NURS 2090 Lecture Notes - Lactate Dehydrogenase, Aneuploidy, Itch

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Published on 16 Apr 2013
Department
Course
Clinical Models of Altered Cellular Proliferation and Differentiation
Lung Cancer
(15% prognosis)
Pathophysiology
Leading cause of cancer deaths worldwide
Smoking and industrial exposures often implicated
Tumors originate most frequently in the epithelial lining of the bronchi, bronchioles, and alveoli
Tropic to the bone, liver, brain (affinity to spread to distant site)
Four subtypes:
1. Adenocarcinoma: **women/nonsmokers, leads to plural fibrosis/adhesions
2. Squamous cell carcinomas: linked to smoking. Bronchial columnar leads to squamous
metaplasia, dysplasia, carcinoma in situ and tumor. Can be detected in sputum
3. Small cell carcinomas: highly malignant (rapid). Smoking related (men). Linked to poor
prognosis.
4. Large cell carcinomas: large cells, high anaplasia, diagnosis based on exclusion, poor
prognosis
Clinical Manifestations
Persistent cough
Hemoptysis- bloody sputum
Chest pain
Shortness of breath
Explained as smokers cough or bronchitis
Staging of Lung Cancer
Diagnostic Criteria
Bronchoscopy
Chest x-ray
Tissue biopsy/cytology
MRI/CT/Ultrasound
Carcinoembryonic antigen (CEA)- prognosis often related to the levels of this antigen
Adverse prognosis: presence of pulmonary symptoms, large tumor size, nonsquamous history,
lymph node metastisis or vascular invasion.
Treatment
Based on tumor type
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Small cell carcinoma (most likely to be spread at diagnosis)
Chemotherapy
Surgery, radiation rarely work
Non-small cell carcinoma (often based on ability to operate)
Surgery
Chemotherapy (may be used when cant get ALL cancer cells)
Radiation, if surgery not feasible (Radiation can help control tumor when it cant be removed, but
will not cure the cancer).
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Colorectal Cancer
(24-40% if resectable)
Pathophysiology
Multiple lifestyle risk factors (75% unknown etiology, 25% familial) ** Age is greatest risk factor
(others= smoking, alcohol, diet high in fat, low in fiber, IBD, obesity and inactivity)
Disruption of p53 gene implicated in 3 of 4 cases of colorectal cancer
Cellular transformation in mucosal epithelium of the bowel begins at the base of the crypts (where
mitosis occurs, mature cells move up the crypt and dies and gets sloughed off).
High fiber diets- bind to mutagens and move it quickly through colon, helps prevent cancer.
High fat diet- increases secretion of bile because that is needed to break down fats. Linked to cancer.
Protective factors- selenium, vitamin E,C, A and veggies (Brussels, cabbage, cauliflower, broccoli.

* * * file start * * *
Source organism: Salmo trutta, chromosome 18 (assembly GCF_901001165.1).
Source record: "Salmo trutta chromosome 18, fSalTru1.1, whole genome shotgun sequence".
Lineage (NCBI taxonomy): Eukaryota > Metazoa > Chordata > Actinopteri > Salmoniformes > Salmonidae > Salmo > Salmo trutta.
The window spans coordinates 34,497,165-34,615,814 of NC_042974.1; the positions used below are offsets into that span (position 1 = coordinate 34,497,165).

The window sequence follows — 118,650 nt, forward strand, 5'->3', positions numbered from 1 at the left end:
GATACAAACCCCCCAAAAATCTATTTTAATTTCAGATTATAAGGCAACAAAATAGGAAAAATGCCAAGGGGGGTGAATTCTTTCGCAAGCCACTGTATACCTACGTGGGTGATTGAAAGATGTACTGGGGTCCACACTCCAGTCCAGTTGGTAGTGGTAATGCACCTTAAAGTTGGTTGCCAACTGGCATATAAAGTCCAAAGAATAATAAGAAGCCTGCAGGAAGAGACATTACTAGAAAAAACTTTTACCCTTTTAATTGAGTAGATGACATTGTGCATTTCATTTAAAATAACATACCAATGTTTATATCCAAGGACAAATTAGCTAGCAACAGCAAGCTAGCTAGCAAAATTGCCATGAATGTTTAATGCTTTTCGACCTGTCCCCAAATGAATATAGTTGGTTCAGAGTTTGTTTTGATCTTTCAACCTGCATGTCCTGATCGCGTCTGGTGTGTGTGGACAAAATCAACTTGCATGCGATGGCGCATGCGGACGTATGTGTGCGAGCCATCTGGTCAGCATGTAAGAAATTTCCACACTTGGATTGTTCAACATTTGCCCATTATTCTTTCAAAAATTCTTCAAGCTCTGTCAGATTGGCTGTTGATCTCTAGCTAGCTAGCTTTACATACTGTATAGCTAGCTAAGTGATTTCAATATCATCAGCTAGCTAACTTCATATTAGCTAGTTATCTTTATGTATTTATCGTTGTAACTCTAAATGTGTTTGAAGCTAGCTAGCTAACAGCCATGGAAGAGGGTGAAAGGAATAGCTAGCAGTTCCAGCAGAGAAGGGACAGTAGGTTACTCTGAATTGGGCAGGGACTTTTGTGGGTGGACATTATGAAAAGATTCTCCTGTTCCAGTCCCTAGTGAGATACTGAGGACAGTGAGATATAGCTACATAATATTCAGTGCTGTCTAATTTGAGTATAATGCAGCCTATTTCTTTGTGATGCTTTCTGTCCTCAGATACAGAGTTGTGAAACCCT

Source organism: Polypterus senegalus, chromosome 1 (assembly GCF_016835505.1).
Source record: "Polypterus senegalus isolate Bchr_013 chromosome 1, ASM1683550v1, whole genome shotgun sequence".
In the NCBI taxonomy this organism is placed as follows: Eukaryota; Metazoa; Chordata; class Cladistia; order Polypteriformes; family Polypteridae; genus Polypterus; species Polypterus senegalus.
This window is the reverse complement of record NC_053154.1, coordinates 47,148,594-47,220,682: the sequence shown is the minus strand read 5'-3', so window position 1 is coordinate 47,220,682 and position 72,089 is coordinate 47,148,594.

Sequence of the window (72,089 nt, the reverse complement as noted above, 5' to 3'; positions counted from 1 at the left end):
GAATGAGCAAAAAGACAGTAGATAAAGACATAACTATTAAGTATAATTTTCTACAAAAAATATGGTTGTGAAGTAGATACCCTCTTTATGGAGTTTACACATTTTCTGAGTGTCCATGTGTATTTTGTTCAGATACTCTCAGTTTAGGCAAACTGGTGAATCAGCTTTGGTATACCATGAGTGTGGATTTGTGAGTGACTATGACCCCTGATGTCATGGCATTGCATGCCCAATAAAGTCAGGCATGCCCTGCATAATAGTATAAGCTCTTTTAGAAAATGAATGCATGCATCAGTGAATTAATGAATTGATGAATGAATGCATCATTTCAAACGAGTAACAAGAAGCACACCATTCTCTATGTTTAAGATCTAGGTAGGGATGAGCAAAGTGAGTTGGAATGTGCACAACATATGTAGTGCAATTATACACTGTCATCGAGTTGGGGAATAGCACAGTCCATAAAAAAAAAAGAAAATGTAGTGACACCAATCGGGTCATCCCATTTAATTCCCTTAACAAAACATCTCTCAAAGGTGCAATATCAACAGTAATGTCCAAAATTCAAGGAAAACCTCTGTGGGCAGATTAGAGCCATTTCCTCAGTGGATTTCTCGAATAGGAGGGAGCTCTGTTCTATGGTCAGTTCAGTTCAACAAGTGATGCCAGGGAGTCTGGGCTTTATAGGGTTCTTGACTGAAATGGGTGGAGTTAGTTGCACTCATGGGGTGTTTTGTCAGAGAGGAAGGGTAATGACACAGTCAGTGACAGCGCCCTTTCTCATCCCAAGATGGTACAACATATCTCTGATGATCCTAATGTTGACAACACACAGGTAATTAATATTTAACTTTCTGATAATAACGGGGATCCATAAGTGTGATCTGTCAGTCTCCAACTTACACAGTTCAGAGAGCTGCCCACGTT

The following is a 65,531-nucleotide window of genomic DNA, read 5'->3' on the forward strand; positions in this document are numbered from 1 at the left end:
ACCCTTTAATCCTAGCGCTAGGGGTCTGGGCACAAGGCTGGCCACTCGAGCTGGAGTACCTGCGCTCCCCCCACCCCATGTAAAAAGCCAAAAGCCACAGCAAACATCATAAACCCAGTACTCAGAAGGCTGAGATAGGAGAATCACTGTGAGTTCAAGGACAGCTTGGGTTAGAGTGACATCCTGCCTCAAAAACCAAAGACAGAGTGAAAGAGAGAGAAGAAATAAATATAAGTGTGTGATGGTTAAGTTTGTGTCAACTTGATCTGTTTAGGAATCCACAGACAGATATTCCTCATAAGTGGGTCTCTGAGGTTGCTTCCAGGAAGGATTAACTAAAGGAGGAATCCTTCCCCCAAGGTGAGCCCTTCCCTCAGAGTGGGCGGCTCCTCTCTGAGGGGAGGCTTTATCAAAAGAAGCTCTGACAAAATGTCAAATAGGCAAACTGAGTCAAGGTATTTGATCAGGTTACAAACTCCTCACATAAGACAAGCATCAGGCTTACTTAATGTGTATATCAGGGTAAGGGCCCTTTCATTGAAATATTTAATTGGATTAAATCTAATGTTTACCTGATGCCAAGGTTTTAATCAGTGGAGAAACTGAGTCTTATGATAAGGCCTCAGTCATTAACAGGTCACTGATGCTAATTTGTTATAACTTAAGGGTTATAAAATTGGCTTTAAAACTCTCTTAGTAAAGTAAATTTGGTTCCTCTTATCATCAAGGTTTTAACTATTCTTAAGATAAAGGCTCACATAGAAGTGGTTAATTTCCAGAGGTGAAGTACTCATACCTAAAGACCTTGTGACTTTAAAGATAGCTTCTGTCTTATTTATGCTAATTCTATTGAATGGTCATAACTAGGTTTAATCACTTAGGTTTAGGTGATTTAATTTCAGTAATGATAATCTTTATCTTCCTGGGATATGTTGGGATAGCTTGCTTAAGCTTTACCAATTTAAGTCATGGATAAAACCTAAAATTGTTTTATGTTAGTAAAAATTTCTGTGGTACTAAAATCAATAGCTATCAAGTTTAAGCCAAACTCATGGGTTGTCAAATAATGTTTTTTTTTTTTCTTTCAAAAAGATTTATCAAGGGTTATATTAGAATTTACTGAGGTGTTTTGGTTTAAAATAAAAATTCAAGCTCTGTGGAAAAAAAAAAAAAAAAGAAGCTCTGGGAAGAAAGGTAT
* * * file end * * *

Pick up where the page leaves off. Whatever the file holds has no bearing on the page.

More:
Groups: from benign polyps to invasive tumors (adenoma- adenocarcinoma)
1. Nonneoplastic polyps: non a cancer precursor
2. Neoplastic polyps: adenoma, at risk for cancer
3. Cancer: adenocarcinoma
Usually start from a series of events triggering chromosomal instability or replication errors.
Aneuploidy- alterations in chromosomal number.
Clinical Manifestations
Change in bowel habits (First clue!!)
Occult hidden blood, in the ascending colon
Frank- visible blood, in the descending colon
Abdominal pain
Bowel obstruction
Anemia- caused by loss of blood
Systematic/ paraneoplastic manifestations
Diagnostic Criteria
Digital rectal exam
Colonoscopy
NOT CEA values!!
Treatment
Surgery
Chemotherapy
Radiation
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Document Summary

Clinical models of altered cellular proliferation and differentiation. Tumors originate most frequently in the epithelial lining of the bronchi, bronchioles, and alveoli. Tropic to the bone, liver, brain (affinity to spread to distant site: adenocarcinoma: **women/nonsmokers, leads to plural fibrosis/adhesions, squamous cell carcinomas: linked to smoking. Bronchial columnar leads to squamous metaplasia, dysplasia, carcinoma in situ and tumor. Can be detected in sputum: small cell carcinomas: highly malignant (rapid). Four subtypes: large cell carcinomas: large cells, high anaplasia, diagnosis based on exclusion, poor prognosis. Carcinoembryonic antigen (cea)- prognosis often related to the levels of this antigen. Adverse prognosis: presence of pulmonary symptoms, large tumor size, nonsquamous history, lymph node metastisis or vascular invasion. Small cell carcinoma (most likely to be spread at diagnosis) Non-small cell carcinoma (often based on ability to operate) Chemotherapy (may be used when cant get all cancer cells)

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